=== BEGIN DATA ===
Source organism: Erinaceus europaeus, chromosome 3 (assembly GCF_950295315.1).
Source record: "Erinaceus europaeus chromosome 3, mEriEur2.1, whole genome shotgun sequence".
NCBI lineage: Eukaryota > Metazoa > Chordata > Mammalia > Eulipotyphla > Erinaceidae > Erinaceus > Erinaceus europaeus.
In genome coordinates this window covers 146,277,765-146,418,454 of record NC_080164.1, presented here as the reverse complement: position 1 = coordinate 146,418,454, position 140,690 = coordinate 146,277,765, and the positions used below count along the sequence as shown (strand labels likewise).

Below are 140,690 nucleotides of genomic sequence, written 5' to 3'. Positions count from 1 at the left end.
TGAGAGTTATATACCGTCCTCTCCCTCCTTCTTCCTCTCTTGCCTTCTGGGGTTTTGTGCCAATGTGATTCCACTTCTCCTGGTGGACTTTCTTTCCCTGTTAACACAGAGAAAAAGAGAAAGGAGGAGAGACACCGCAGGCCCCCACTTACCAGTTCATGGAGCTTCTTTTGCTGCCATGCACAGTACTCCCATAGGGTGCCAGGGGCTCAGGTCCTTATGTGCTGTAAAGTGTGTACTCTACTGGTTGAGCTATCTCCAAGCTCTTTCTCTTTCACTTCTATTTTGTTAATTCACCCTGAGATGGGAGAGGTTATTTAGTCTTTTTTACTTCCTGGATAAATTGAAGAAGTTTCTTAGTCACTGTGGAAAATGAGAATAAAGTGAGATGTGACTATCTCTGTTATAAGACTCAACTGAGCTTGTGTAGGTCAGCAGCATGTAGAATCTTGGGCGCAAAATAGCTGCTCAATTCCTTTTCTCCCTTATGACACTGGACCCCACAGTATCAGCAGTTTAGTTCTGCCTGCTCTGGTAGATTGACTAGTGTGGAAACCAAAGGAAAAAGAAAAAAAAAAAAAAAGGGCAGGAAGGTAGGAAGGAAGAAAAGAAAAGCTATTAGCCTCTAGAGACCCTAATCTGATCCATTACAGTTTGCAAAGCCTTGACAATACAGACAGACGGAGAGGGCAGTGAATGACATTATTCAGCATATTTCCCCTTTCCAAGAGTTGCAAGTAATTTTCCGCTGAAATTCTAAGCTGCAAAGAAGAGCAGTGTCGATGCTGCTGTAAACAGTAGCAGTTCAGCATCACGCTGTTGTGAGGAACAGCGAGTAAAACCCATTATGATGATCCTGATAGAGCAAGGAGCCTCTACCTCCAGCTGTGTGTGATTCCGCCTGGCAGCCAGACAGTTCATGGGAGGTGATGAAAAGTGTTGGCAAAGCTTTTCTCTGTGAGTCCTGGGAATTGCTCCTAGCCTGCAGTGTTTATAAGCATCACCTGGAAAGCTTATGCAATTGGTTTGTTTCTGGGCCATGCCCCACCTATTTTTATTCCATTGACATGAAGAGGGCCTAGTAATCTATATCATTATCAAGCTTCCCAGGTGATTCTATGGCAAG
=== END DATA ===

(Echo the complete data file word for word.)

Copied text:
Source organism: Erinaceus europaeus, chromosome 3 (assembly GCF_950295315.1).
Source record: "Erinaceus europaeus chromosome 3, mEriEur2.1, whole genome shotgun sequence".
NCBI lineage: Eukaryota > Metazoa > Chordata > Mammalia > Eulipotyphla > Erinaceidae > Erinaceus > Erinaceus europaeus.
In genome coordinates this window covers 146,277,765-146,418,454 of record NC_080164.1, presented here as the reverse complement: position 1 = coordinate 146,418,454, position 140,690 = coordinate 146,277,765, and the positions used below count along the sequence as shown (strand labels likewise).

Below are 140,690 nucleotides of genomic sequence, written 5' to 3'. Positions count from 1 at the left end.
TGAGAGTTATATACCGTCCTCTCCCTCCTTCTTCCTCTCTTGCCTTCTGGGGTTTTGTGCCAATGTGATTCCACTTCTCCTGGTGGACTTTCTTTCCCTGTTAACACAGAGAAAAAGAGAAAGGAGGAGAGACACCGCAGGCCCCCACTTACCAGTTCATGGAGCTTCTTTTGCTGCCATGCACAGTACTCCCATAGGGTGCCAGGGGCTCAGGTCCTTATGTGCTGTAAAGTGTGTACTCTACTGGTTGAGCTATCTCCAAGCTCTTTCTCTTTCACTTCTATTTTGTTAATTCACCCTGAGATGGGAGAGGTTATTTAGTCTTTTTTACTTCCTGGATAAATTGAAGAAGTTTCTTAGTCACTGTGGAAAATGAGAATAAAGTGAGATGTGACTATCTCTGTTATAAGACTCAACTGAGCTTGTGTAGGTCAGCAGCATGTAGAATCTTGGGCGCAAAATAGCTGCTCAATTCCTTTTCTCCCTTATGACACTGGACCCCACAGTATCAGCAGTTTAGTTCTGCCTGCTCTGGTAGATTGACTAGTGTGGAAACCAAAGGAAAAAGAAAAAAAAAAAAAAAGGGCAGGAAGGTAGGAAGGAAGAAAAGAAAAGCTATTAGCCTCTAGAGACCCTAATCTGATCCATTACAGTTTGCAAAGCCTTGACAATACAGACAGACGGAGAGGGCAGTGAATGACATTATTCAGCATATTTCCCCTTTCCAAGAGTTGCAAGTAATTTTCCGCTGAAATTCTAAGCTGCAAAGAAGAGCAGTGTCGATGCTGCTGTAAACAGTAGCAGTTCAGCATCACGCTGTTGTGAGGAACAGCGAGTAAAACCCATTATGATGATCCTGATAGAGCAAGGAGCCTCTACCTCCAGCTGTGTGTGATTCCGCCTGGCAGCCAGACAGTTCATGGGAGGTGATGAAAAGTGTTGGCAAAGCTTTTCTCTGTGAGTCCTGGGAATTGCTCCTAGCCTGCAGTGTTTATAAGCATCACCTGGAAAGCTTATGCAATTGGTTTGTTTCTGGGCCATGCCCCACCTATTTTTATTCCATTGACATGAAGAGGGCCTAGTAATCTATATCATTATCAAGCTTCCCAGGTGATTCTATGGCAAG